Increase the share that riders pay through fares, charge for the now free passes given out to public employees, and stop pinning everything on car owners. Sure, the area needs public transportation, but it is ludicrous to keep piling on — Sound Transit, light rail, bike lanes, road diets, the Tunnel, on and on.

    • Nice post Ryan! As far as the comment here, Fritz, the drivers that make a lot of money often work lots of overtime to get that money. Drivers take on life and death responsibility driving enormous heavy vehicles with passengers who can often be incredibly challenging, and many aren’t paid enough. They also don’t always get their breaks, sacrificing their own comfort to make sure that transit riders get to their destinations on time. I am assuming that public employees get free passes because their agencies pay for those, but if not, I agree that they should have to pay their share. Don’t increase fares, though, unless absolutely necessary! They’ve gone up so much, so quickly, and many on the buses already can’t afford these increased rates. This bill would have also helped car drivers by keeping traffic out of their lanes, and by doing some road improvements, so this was not a case of bus vs. car. This would have been good for all, and those with cars also can generally afford a slight increase better than a lot of low-income transit riders. (In case you’re wondering, I do not work for Metro, I just appreciate the heck out of the hardworking transit operators who help me and many others get around town.)

  5. This is unfortunate – yes, there are a lot of elderly people, others who don’t have such great mobility on this route, people who work later hours or go to events downtown. If you have an injury and are on crutches, just getting downtown (work, doctor’s appts, whatever) and back is not so easy, especially if you have to go several blocks to get to a bus stop. Driving, cab fare, Uber isn’t available to everyone. Not everyone in this neighborhood is a 30-ish hipster with an Amazon paycheck.

    And then for the 47, if they raise the fare to $2.50-$3.00, that is a fair amount for a relatively short distance to downtown. If you want to go to Pioneer Square, you have to transfer to another bus or skip it altogether and walk to the tunnel entrance, for the distance of about 2 miles. That generally makes riding the #47 a just a convenience in bad weather. It didn’t stand a chance after the decoupling from the Mt. Baker route.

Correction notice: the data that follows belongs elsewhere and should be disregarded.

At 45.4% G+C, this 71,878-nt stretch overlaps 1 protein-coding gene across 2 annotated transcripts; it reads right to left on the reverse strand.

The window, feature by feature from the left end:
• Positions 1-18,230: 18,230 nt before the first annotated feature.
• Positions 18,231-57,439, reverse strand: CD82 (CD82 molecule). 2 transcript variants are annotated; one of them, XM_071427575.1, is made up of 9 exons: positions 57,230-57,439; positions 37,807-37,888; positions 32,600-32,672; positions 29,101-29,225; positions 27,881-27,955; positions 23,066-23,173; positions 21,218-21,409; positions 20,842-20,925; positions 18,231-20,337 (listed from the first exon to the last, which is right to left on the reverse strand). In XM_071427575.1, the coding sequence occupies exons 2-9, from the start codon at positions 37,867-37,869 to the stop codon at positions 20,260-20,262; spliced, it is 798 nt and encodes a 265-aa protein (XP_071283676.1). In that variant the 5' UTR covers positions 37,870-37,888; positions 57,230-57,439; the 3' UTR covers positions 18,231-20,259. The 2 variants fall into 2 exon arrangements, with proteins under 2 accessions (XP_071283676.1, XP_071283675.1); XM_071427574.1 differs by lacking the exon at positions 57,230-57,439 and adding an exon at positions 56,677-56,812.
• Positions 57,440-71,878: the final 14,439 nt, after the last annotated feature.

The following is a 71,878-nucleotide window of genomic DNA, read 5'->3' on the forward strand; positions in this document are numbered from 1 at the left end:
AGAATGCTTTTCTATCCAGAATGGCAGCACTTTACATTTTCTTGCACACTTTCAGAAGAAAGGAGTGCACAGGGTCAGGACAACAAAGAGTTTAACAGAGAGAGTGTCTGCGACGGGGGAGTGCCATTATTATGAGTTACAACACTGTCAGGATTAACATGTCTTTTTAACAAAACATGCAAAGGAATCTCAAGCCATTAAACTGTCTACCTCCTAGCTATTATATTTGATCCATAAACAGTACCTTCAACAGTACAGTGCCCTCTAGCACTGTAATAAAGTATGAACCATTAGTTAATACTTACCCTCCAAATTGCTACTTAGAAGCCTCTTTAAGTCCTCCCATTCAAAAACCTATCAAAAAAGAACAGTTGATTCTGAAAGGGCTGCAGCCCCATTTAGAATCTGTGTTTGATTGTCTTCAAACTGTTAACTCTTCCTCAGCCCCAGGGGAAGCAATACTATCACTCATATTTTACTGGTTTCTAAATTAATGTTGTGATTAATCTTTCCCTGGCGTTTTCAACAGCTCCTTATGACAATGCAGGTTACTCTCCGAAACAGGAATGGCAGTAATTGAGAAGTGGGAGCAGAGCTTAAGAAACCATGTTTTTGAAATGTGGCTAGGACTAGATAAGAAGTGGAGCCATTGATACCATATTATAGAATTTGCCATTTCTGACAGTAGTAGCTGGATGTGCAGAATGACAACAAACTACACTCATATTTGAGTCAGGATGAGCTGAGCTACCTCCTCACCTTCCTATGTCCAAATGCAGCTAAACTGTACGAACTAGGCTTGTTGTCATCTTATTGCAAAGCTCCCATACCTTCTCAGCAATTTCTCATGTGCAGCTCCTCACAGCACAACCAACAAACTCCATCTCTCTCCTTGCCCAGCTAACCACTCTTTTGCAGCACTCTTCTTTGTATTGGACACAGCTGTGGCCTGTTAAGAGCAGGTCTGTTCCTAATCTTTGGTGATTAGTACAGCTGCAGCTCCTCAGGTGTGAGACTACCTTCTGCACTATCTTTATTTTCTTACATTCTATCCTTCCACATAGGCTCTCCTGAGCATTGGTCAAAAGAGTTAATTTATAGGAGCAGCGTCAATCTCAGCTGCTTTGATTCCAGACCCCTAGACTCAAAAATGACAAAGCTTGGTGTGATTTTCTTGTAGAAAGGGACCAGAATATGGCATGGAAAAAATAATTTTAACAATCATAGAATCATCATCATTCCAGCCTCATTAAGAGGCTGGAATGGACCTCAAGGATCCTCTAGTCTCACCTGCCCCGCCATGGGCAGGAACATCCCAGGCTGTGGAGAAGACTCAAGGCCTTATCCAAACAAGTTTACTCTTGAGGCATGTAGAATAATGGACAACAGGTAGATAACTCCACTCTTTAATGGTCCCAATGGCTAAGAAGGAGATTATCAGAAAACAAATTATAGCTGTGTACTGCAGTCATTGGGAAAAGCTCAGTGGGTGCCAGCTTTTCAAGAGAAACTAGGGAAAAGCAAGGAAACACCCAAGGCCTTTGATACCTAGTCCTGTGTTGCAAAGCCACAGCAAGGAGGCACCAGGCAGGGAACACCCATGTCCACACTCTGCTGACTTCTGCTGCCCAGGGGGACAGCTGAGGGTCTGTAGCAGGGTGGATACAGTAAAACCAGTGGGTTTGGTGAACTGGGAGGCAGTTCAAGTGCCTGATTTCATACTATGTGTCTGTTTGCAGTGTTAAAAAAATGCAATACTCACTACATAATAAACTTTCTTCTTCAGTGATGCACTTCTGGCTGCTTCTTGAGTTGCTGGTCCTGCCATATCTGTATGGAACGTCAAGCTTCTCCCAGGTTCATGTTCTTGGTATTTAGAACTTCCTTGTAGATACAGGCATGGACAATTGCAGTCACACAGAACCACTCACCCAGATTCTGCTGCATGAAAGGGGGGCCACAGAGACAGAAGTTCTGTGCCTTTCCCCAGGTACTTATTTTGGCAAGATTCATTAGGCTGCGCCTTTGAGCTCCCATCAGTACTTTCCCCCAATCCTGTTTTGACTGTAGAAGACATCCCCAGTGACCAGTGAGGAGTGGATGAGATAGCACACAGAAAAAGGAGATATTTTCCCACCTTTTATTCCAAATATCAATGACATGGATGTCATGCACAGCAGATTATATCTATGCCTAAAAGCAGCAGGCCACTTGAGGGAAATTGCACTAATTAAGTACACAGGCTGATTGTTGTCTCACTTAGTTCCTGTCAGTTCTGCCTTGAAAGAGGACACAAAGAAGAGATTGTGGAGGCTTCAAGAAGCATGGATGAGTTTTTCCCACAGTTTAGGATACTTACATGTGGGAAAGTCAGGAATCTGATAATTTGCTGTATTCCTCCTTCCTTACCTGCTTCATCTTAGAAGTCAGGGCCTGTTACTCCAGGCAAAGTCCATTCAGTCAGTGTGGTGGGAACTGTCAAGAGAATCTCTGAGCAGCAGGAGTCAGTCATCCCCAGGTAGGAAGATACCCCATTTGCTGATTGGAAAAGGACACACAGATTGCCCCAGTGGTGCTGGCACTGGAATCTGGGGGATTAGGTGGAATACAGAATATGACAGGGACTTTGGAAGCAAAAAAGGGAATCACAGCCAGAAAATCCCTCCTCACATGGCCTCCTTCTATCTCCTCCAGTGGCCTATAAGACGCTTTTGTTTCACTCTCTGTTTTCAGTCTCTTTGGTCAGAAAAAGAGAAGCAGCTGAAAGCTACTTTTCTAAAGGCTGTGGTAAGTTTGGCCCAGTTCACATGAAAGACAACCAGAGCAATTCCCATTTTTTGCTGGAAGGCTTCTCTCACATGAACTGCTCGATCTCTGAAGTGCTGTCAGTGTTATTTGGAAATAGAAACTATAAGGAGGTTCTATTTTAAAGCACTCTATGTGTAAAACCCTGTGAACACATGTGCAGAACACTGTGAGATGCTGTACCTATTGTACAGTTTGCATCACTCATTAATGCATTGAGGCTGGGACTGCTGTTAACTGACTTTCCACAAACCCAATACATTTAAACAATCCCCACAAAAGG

• Seniors do have alternatives for transportation. I am a volunteer driver for Senior Services…we take people to their medical and dental appointments, on a donation basis (not required). The same agency runs the Hyde Shuttle, which will take seniors anywhere (within a certain geographic area) for any reason. Then there is the Metro Access van access program for those who qualify. And also the taxi “scrip” program for lower-income folks….they pay 50% and Metro pays 50%.

      Unfortunately, not all seniors know about all these possibilities, but many take advantage of them.

      • you are right, some folks don’t know these services are available. One I know of works downtown but has mobility issues, and is very concerned about the cuts in service.

  6. I’ve taken this route and been the only person on the bus, I understand why they’re shuttering it.

    Just walk a couple extra blocks and catch the 43 in front of Starbucks.

    • It’s more crowded during rush hour commute both ways of course. The 43 is more than a couple blocks away from the north end of Route 47. And if commuting back up the hill from downtown, the 43 is not as direct a route for some. And that’s the point. Consolidating ridership means a more crowded 43 and a more crowded 49. The 25 being eliminated also may mean a more crowded 49 both ways.

      Perhaps the neighborhood being more expensive means less people who are bus riders and more who drive. It’s a guess. All I know is Metro can’t collect fares for bus routes that don’t exist.

      And how many drivers will lose their jobs because of this? If it’s a cut of 550,000 hours, seems it would be about 250 to 350 (roughly) who would lose their jobs or go to p/t. What a great boon to the economy that will be.

  7. I definitely understand that the hours when barely anyone is riding the 47 is something to consider. What I wonder is if anyone has ever proposed shuttering service for specific time frames versus an entire route.

    Example: 47 would only run between 7-11am 4:30-7pm.

    Curious if anyone has any insight on an approach like this.,